Vault/Fall Takeoff Angle Question

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Vault/Fall Takeoff Angle Question

Post by lambeaudog »

I am working on a crash where a Jeep ran off the road into a ditch and then went airborne after jumping a driveway. The entire scene is on a hill in that the landing area of the car is lower that where the takeoff occurred so I am treating it like a fall. In trying to determine the takeoff angle for use in estimating the speed at takeoff I can see that the vehicle had its driver's side tires on the shoulder (which would be a nearly level takeoff angle) and that the passenger side tires were in the ditch and much lower than the driver side tires (around a 20 degree takeoff angle going up to the driveway) meaning the Jeep was tilted around its y axis at takeoff. My question is how to determine the overall takeoff angle? Do I just go with the 20 degrees from the lower tires and negate the tires on the level surface or do I do something like take an average of the of the two (result would be around 10).

In running rough numbers for the crash the difference between the results is pretty drastic with the level takeoff being much higher (80 MPH) vs if I just use the lower (around 30 MPH). My gut feeling from looking at the physical scene is that the jeep was going at least 50 mph at takeoff as it was only airborne for about 66 feet before rolling over several times.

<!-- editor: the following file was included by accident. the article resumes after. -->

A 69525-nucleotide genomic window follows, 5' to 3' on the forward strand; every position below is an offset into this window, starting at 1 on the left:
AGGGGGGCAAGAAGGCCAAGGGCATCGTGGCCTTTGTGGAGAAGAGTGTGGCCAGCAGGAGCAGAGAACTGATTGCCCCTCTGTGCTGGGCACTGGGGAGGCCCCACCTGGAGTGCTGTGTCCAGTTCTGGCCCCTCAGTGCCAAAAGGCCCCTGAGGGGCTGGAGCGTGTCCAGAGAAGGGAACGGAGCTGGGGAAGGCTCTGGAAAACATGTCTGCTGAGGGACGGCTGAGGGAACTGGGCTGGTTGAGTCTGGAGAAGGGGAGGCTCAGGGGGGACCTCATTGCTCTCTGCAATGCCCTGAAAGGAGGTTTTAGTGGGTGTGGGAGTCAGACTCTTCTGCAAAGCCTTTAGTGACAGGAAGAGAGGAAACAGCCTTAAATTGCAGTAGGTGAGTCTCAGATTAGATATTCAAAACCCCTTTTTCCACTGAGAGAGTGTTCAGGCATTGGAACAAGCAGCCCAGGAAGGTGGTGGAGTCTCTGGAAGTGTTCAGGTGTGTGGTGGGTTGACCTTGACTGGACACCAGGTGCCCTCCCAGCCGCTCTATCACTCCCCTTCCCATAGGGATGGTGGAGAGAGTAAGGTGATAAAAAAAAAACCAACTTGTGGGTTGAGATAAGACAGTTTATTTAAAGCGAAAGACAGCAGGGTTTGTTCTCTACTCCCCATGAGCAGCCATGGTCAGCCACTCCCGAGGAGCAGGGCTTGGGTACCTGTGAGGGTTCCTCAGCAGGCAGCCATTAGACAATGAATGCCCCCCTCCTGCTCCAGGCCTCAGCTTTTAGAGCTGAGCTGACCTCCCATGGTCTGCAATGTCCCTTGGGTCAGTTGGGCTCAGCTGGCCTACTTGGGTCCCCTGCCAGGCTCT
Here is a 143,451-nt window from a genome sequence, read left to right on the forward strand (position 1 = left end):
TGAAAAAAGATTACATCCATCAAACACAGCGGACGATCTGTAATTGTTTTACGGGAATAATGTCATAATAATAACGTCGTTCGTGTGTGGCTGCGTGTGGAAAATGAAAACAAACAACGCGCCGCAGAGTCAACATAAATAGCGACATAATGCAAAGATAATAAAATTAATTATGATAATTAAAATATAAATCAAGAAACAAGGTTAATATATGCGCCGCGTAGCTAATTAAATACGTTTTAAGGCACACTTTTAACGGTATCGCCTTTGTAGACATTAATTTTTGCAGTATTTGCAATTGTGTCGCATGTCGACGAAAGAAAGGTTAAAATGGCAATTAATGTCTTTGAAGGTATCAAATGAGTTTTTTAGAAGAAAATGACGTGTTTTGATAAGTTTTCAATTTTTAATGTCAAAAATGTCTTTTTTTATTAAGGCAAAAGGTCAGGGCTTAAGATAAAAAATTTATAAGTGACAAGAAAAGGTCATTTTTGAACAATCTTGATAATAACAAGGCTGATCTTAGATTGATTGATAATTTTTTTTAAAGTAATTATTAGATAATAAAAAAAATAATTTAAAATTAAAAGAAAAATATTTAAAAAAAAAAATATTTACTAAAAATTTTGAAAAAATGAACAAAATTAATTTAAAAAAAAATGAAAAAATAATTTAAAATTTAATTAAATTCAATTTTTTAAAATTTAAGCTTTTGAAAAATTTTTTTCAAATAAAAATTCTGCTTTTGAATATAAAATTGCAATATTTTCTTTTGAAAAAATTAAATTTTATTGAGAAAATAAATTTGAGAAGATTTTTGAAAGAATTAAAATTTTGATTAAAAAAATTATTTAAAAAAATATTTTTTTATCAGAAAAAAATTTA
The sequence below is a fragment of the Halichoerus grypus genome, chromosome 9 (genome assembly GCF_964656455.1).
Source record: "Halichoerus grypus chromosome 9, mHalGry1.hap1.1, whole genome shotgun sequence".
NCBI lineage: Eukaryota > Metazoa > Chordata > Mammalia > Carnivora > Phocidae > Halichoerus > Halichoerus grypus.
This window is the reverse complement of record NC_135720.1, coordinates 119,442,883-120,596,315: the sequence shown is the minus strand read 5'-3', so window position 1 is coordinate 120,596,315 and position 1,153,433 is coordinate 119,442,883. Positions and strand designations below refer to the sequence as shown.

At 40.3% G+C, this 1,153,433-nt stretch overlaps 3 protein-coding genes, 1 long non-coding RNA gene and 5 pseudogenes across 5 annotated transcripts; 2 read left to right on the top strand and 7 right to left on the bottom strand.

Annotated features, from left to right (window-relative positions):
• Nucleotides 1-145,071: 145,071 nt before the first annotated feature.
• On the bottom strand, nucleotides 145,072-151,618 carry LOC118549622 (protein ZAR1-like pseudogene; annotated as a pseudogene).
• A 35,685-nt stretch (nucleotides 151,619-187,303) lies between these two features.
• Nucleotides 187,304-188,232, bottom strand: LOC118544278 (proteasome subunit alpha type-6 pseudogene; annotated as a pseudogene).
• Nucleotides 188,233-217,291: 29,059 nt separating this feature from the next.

Any thoughts you have would be appreciated.

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Re: Vault/Fall Takeoff Angle Question

Post by mchenrysoftware »

Your description of the side to side elevation difference would mainly impart a roll response to the vehicle
  • landing lower than takeoff
  • driver side on relatively level terrain
  • passenger side in ditch, lower than driver side, approx 20 degrees
the side to side elevation difference would only act to induce a roll response in the vehicle

If you can
  • map the left side and right side path (in 3 dimensions) for the last 10 to 20 feet of takeoff to see how much rise/fall you get for the takeoff path in the direction of travel
  • map the landing area relative to the takeoff area (and front v rear and side to side landing areas)
  • See our forum topic motorcoach launch analysis from many years ago
    • It used equations to calculate/approximate the speed at 'launch'
      and then we tested/refined the speed estimates with simulation
      the main questions in that analysis was first was it a horizontal or somewhat downward slope for takeoff angle
      and then given a long wheelbase vehicle (a bus) how much does that affect the 'effective takeoff' angle and 'landing area'
      In your case with a Jeep if will be less difference (front to rear and side to side), but there is some effect.
simple horizontal launch analysis.jpg
Brian McHenry,
NEW!! LEASE pricing of msmac3D Software!! 3D Crash Reconstruction and Simulation Software.

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